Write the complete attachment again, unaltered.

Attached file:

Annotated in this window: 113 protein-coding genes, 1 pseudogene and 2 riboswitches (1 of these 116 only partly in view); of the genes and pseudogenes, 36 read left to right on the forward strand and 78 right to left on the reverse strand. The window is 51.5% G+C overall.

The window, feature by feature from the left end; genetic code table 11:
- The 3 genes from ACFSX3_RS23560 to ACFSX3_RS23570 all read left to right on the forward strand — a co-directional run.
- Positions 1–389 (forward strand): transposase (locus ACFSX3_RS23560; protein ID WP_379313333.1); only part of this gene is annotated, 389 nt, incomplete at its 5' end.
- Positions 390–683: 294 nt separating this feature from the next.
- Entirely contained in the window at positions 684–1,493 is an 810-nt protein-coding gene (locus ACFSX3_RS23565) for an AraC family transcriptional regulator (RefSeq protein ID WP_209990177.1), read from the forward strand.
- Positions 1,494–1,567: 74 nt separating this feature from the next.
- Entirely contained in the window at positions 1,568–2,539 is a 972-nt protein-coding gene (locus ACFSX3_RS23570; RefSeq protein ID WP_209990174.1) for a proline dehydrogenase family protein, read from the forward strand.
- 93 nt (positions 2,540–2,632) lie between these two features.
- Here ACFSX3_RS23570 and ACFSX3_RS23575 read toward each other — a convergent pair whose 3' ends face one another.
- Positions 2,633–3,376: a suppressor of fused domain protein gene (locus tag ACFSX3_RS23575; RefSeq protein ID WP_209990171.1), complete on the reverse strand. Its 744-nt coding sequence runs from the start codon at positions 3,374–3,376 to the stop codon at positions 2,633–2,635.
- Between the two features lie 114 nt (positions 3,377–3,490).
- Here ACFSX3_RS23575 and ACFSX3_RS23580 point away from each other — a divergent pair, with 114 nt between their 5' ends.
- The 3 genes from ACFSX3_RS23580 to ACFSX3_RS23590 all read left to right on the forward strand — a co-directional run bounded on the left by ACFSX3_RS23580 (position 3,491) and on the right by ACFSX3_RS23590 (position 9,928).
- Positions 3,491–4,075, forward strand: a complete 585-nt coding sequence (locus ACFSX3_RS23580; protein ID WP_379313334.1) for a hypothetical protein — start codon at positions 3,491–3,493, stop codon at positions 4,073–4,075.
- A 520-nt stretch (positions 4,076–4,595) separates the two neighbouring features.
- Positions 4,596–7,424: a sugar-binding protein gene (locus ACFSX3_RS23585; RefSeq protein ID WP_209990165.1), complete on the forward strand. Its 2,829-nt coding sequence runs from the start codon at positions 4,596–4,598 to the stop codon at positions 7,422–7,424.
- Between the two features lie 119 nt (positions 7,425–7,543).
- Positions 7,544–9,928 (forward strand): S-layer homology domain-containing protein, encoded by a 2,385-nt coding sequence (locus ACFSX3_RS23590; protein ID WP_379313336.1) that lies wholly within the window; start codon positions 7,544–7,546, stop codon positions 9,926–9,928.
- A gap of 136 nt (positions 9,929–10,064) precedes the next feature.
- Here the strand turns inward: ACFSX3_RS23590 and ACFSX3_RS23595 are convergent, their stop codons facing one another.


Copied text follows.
Annotated in this window: 113 protein-coding genes, 1 pseudogene and 2 riboswitches (1 of these 116 only partly in view); of the genes and pseudogenes, 36 read left to right on the forward strand and 78 right to left on the reverse strand. The window is 51.5% G+C overall.

The window, feature by feature from the left end; genetic code table 11:
- The 3 genes from ACFSX3_RS23560 to ACFSX3_RS23570 all read left to right on the forward strand — a co-directional run.
- Positions 1–389 (forward strand): transposase (locus ACFSX3_RS23560; protein ID WP_379313333.1); only part of this gene is annotated, 389 nt, incomplete at its 5' end.
- Positions 390–683: 294 nt separating this feature from the next.
- Entirely contained in the window at positions 684–1,493 is an 810-nt protein-coding gene (locus ACFSX3_RS23565) for an AraC family transcriptional regulator (RefSeq protein ID WP_209990177.1), read from the forward strand.
- Positions 1,494–1,567: 74 nt separating this feature from the next.
- Entirely contained in the window at positions 1,568–2,539 is a 972-nt protein-coding gene (locus ACFSX3_RS23570; RefSeq protein ID WP_209990174.1) for a proline dehydrogenase family protein, read from the forward strand.
- 93 nt (positions 2,540–2,632) lie between these two features.
- Here ACFSX3_RS23570 and ACFSX3_RS23575 read toward each other — a convergent pair whose 3' ends face one another.
- Positions 2,633–3,376: a suppressor of fused domain protein gene (locus tag ACFSX3_RS23575; RefSeq protein ID WP_209990171.1), complete on the reverse strand. Its 744-nt coding sequence runs from the start codon at positions 3,374–3,376 to the stop codon at positions 2,633–2,635.
- Between the two features lie 114 nt (positions 3,377–3,490).
- Here ACFSX3_RS23575 and ACFSX3_RS23580 point away from each other — a divergent pair, with 114 nt between their 5' ends.
- The 3 genes from ACFSX3_RS23580 to ACFSX3_RS23590 all read left to right on the forward strand — a co-directional run bounded on the left by ACFSX3_RS23580 (position 3,491) and on the right by ACFSX3_RS23590 (position 9,928).
- Positions 3,491–4,075, forward strand: a complete 585-nt coding sequence (locus ACFSX3_RS23580; protein ID WP_379313334.1) for a hypothetical protein — start codon at positions 3,491–3,493, stop codon at positions 4,073–4,075.
- A 520-nt stretch (positions 4,076–4,595) separates the two neighbouring features.
- Positions 4,596–7,424: a sugar-binding protein gene (locus ACFSX3_RS23585; RefSeq protein ID WP_209990165.1), complete on the forward strand. Its 2,829-nt coding sequence runs from the start codon at positions 4,596–4,598 to the stop codon at positions 7,422–7,424.
- Between the two features lie 119 nt (positions 7,425–7,543).
- Positions 7,544–9,928 (forward strand): S-layer homology domain-containing protein, encoded by a 2,385-nt coding sequence (locus ACFSX3_RS23590; protein ID WP_379313336.1) that lies wholly within the window; start codon positions 7,544–7,546, stop codon positions 9,926–9,928.
- A gap of 136 nt (positions 9,929–10,064) precedes the next feature.
- Here the strand turns inward: ACFSX3_RS23590 and ACFSX3_RS23595 are convergent, their stop codons facing one another.